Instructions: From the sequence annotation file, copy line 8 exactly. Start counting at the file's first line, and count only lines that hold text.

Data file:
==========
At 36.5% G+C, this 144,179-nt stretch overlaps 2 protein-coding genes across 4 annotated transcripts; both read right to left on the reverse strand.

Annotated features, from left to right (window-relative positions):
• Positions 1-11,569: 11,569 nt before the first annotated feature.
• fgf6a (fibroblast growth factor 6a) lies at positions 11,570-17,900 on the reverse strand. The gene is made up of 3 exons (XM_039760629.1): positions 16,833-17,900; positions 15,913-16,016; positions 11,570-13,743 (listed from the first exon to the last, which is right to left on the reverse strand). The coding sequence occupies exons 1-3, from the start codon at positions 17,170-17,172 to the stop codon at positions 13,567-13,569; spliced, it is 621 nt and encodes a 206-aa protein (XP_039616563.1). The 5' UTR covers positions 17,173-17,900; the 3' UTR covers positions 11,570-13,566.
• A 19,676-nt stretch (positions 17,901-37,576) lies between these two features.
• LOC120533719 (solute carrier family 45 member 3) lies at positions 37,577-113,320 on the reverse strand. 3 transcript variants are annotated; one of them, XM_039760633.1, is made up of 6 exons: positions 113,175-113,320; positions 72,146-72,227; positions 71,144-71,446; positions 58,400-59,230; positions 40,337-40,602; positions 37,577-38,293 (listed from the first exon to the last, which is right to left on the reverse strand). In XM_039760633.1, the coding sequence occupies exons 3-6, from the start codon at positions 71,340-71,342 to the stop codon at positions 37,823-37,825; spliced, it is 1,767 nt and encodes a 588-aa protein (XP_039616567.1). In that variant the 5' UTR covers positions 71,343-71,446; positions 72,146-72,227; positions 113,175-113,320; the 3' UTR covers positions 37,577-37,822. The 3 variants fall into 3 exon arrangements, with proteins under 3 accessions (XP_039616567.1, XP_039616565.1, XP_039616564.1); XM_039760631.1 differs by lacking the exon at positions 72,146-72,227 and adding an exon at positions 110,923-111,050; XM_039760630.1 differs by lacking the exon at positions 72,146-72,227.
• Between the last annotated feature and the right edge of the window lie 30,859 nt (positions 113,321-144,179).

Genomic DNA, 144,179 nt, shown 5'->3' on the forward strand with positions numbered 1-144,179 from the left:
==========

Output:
Genomic DNA, 144,179 nt, shown 5'->3' on the forward strand with positions numbered 1-144,179 from the left: